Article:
Humans have long been fascinated by the potential of robotics, proving their intelligence by creating something that could be as smart, or smarter, than themselves. In recent years, huge developments have been made: driverless cars, conversational Audrey Hepburn lookalikes, and robot receptionists, to name just a few! The questions and issues that the progress in robotics have raised, however, are becoming increasingly pressing, and scaremongering does battle with naïve optimism on the front pages in the clickbait age of mainstream media.
Will robots take the lion’s share of the jobs? Will they create new ones? Will their inclusion in increasing numbers of workplaces redefine what it means to be human and have a purpose?
Cathy Berrera, writing on ZipRecruiter, takes a balanced yet optimistic view. She opines that, although she believes there will never be a job that a robot cannot perform better than a human being, she also does not foresee any real clash between the two. Berrera instead predicts a happy compromise between human and robot labour, whereby humans and robots undertake the same jobs for different clientele.
One particularly interesting job sector in which to consider robots is that of recruitment.
The idea of a non-human interviewing or screening a human applicant for a vacancy seems, initially, ridiculous. How will a robot get a sense of how good a candidate is? Surely candidates will be offended by the impersonal nature of the recruitment process, and may not accept the job even if it is offered them, damaging the reputation of recruitment firms and their clients.
However, Eyal Gravesky believes there is a place in recruitment for robots. Gravesky’s company, Mya Systems, uses a chatbot (the eponymous Mya) to screen large numbers of hourly-wage job applicants. After an initial screening consisting of standardised questions from Mya, if the candidate is deemed to be a good match for the role, an interview is scheduled, at which point, human recruiters take over.
Large recruitment companies with wide and nonspecific location reach have welcomed the addition of robot recruiters, citing the time-consuming nature of the initial searching for and screening candidates, particularly for hourly-wage roles. Such jobs, especially seasonal vacancies, require potentially hundreds of new employees within a tight time-frame, so the appeal of an algorithm or chatbot sorting through the applicants takes the pressure off recruiters, who can then spend more time and manpower on filling more senior positions which directly benefit from the personalised and personable human touch of recruitment.
Meanwhile, many companies already use chatbots online, tasked with everything from fielding frequently asked questions and streamlining online takeaway orders. Recruitment, then, is just the latest sector to embrace the possibilities of bots.
Another element of recruitment, and one that robots are unlikely to dominate, is assessing a candidate's workplace fit. While algorithms and chatbots can be utilised to efficiently collect information from CVs and applicants, and subsequently categorise their basic suitability for an hourly-wage vacancy, they are unable to sense nuance and respond accordingly. Even Sophia, the most advanced humanoid robot who gives media interviews and learns from the conversations she has with humans, can only engage in human dialogue on a superficial and limited level, and she / it would be no use in deciding whether somebody met the requirements for something as nebulous and qualitative as a specific workplace culture.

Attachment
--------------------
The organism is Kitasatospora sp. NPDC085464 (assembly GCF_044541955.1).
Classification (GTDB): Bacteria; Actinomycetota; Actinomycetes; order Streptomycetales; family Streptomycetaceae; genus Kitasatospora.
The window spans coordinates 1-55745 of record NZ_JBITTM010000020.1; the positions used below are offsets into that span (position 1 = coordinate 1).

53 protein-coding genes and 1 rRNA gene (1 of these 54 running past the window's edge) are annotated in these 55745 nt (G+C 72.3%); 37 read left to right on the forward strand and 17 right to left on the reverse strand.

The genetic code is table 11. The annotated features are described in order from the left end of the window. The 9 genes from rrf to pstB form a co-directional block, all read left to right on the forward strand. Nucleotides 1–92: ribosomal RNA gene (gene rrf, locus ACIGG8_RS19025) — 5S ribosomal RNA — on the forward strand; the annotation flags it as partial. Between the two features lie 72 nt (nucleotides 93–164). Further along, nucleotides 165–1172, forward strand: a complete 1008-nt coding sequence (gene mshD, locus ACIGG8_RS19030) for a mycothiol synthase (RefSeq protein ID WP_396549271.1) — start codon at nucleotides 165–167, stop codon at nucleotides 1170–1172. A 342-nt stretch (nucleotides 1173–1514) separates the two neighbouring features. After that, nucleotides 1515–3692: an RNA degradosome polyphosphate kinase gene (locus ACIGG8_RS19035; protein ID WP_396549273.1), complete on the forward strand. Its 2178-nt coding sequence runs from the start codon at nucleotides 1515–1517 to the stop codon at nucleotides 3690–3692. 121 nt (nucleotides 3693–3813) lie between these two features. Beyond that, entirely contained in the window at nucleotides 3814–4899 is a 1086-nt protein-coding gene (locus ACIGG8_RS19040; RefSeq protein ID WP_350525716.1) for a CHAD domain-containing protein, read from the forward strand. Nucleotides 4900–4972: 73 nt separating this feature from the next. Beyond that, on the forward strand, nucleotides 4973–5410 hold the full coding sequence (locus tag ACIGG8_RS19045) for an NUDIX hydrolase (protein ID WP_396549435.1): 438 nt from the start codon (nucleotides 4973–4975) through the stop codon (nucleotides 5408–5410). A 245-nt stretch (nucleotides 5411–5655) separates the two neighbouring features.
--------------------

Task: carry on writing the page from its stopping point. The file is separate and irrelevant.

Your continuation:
In fact, when it comes to things ke nuance, robots are notoriously poor substitutes for human employees; AI bots have been caught out on several occasions by adopting human prejudices and inadvertently making racist and sexist statements.
Of course, the real cause of these offensive outbursts isn’t the robots’ own ingrained prejudices, because that’s impossible; in teaching the robots to be more like humans, humans themselves have just shown themselves up with their least pleasant tendencies. This raises further questions about the best way to teach an AI to develop its reach and depth, how to limit the type of people it encounters, and how safe it is as a replacement for humans in customer-facing jobs.
While the chatbot Tay.AI on Twitter became a PR nightmare after she / it began denying the Holocaust and spouting sexually graphic content, at least the tweets could be deleted and the bot deactivated without any direct harm inflicted on humans, but robots in legal, medical and administrative roles could do immeasurable brand damage and cause significant harm to human customers and clients, and that’s before you take into account any physical damage caused by malfunctions! Already, robotic-assisted surgical operations have been linked to 144 deaths in the past decade in the US, and driverless cars have not had promising starts to their initial trials either.
However, as Leslie Hook, writing in the Financial Times, points out: when comparing faulty robots with human error, it becomes incredibly difficult to pick a side. Are robot errors harder or easier to forgive than human errors? How much do we blame the humans behind the robots for any robotic mishaps anyway? And besides, if robots take the jobs, what will be left for the humans to do?
As yet, we are a long way away from finding satisfactory answers to these questions and many more, but one thing is for certain: the debates surrounding robotics in the workplace are not going away anytime soon.
Fortunately, the team here at KnowHow Experts are strictly of the non-robotic variety, and we can offer a bespoke, personalised approach to help you find great new staff and enhance your business. Get in touch today!